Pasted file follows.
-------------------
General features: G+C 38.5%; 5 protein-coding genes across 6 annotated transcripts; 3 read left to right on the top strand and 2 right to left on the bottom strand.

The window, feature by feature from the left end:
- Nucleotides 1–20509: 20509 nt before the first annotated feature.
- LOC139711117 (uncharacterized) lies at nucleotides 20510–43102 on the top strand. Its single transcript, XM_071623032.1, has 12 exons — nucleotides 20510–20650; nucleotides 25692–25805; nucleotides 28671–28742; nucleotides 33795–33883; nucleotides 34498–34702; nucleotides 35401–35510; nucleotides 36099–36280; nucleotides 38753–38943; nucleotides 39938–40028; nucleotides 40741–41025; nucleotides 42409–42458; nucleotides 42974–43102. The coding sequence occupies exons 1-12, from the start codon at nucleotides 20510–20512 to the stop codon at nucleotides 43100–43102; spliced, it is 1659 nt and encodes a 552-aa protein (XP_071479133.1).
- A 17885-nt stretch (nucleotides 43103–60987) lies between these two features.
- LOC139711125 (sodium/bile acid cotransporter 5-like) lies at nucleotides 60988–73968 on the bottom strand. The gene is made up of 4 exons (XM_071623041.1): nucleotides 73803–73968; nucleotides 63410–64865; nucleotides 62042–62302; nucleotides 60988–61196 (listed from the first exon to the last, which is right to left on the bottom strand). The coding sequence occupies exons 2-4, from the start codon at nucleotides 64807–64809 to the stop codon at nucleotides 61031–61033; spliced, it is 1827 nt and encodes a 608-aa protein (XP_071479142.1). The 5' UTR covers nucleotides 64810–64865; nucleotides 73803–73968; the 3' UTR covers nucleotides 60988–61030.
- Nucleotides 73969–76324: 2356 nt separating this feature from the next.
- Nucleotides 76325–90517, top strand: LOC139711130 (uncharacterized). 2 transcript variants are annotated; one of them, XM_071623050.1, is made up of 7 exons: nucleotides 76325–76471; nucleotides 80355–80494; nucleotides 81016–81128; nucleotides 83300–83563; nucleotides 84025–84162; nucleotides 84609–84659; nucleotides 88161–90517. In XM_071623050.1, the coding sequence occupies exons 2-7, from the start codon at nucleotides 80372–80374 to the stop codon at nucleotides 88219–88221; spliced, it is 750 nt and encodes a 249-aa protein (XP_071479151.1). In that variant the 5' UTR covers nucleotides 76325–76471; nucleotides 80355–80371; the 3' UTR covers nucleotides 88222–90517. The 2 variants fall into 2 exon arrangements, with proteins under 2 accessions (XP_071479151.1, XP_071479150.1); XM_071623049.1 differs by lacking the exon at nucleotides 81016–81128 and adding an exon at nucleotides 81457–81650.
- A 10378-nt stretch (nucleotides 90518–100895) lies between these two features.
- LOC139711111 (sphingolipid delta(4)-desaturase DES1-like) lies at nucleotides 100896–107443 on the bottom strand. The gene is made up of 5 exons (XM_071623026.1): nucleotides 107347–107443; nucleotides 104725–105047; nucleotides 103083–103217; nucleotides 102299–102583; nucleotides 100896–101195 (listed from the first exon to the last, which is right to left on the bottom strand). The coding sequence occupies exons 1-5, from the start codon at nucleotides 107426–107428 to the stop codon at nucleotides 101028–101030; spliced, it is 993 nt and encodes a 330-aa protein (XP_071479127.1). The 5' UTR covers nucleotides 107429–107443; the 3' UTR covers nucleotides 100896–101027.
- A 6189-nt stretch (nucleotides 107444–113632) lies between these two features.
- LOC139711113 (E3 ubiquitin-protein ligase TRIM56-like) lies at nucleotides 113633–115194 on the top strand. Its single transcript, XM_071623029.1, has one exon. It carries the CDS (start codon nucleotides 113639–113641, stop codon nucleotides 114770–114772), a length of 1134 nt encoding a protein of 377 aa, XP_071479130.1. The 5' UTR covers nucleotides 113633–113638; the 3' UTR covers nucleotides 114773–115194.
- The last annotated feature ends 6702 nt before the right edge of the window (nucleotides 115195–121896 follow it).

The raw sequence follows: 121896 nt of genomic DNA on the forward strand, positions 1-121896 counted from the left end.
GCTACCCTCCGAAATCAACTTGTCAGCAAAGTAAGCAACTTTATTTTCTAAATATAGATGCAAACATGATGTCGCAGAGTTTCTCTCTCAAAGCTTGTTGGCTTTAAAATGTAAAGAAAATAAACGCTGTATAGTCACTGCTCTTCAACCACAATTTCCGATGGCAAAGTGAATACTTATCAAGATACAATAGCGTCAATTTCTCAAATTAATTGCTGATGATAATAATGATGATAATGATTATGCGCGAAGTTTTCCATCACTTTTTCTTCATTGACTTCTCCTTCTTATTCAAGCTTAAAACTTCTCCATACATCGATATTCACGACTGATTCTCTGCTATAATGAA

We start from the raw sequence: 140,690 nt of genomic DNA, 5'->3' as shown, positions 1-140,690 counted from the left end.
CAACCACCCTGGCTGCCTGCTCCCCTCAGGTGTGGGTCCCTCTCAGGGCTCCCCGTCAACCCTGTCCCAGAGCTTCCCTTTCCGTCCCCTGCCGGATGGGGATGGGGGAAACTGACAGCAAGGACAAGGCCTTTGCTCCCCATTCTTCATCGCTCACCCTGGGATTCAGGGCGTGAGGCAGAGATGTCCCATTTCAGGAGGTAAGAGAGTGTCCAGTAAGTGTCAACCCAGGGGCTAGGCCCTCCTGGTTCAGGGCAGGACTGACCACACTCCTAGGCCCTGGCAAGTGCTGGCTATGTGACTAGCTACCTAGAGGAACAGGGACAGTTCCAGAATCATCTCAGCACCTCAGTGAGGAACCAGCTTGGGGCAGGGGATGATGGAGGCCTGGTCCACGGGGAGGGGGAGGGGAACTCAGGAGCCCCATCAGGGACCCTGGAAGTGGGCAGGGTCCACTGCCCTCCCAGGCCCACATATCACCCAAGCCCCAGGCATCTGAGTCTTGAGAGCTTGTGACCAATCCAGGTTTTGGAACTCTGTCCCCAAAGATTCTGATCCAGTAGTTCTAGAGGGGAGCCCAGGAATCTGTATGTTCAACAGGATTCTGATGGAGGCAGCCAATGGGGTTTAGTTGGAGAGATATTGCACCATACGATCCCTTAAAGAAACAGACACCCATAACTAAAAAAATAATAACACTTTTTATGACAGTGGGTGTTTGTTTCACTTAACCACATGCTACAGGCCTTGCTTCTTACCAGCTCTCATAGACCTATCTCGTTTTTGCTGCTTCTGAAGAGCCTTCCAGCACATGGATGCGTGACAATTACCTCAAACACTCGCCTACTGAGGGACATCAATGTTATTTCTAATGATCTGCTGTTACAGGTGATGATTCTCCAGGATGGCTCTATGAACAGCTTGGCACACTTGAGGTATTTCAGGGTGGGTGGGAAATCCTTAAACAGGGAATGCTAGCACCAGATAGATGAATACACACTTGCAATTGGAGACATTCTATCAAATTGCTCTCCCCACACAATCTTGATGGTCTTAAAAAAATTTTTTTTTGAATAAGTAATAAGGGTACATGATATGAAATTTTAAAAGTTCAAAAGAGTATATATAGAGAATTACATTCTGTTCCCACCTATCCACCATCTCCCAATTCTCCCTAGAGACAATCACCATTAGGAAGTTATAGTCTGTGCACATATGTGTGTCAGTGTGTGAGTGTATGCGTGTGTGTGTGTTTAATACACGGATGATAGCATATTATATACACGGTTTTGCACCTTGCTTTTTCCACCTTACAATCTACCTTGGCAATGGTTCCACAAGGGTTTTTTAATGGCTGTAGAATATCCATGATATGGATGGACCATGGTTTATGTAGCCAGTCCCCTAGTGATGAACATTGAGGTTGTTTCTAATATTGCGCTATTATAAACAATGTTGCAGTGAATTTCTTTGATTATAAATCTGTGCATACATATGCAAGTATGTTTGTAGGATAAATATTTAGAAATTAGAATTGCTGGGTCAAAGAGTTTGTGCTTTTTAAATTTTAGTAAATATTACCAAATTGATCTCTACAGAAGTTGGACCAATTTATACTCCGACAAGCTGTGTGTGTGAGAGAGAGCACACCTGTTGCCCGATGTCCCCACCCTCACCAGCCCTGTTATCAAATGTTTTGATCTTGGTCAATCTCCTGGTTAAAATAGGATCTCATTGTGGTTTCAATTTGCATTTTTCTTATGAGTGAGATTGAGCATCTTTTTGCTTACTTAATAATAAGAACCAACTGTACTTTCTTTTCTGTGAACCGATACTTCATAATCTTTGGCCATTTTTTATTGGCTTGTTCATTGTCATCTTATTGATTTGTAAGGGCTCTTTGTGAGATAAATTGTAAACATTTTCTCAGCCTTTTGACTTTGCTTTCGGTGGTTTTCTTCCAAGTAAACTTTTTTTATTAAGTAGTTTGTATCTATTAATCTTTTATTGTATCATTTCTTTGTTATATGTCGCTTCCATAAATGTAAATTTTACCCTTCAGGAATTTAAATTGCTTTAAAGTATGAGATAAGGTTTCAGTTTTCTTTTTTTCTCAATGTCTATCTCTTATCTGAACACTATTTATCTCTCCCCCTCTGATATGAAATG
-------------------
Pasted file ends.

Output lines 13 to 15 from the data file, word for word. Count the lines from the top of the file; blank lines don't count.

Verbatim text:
- The last annotated feature ends 6702 nt before the right edge of the window (nucleotides 115195–121896 follow it).

The raw sequence follows: 121896 nt of genomic DNA on the forward strand, positions 1-121896 counted from the left end.
GCTACCCTCCGAAATCAACTTGTCAGCAAAGTAAGCAACTTTATTTTCTAAATATAGATGCAAACATGATGTCGCAGAGTTTCTCTCTCAAAGCTTGTTGGCTTTAAAATGTAAAGAAAATAAACGCTGTATAGTCACTGCTCTTCAACCACAATTTCCGATGGCAAAGTGAATACTTATCAAGATACAATAGCGTCAATTTCTCAAATTAATTGCTGATGATAATAATGATGATAATGATTATGCGCGAAGTTTTCCATCACTTTTTCTTCATTGACTTCTCCTTCTTATTCAAGCTTAAAACTTCTCCATACATCGATATTCACGACTGATTCTCTGCTATAATGAA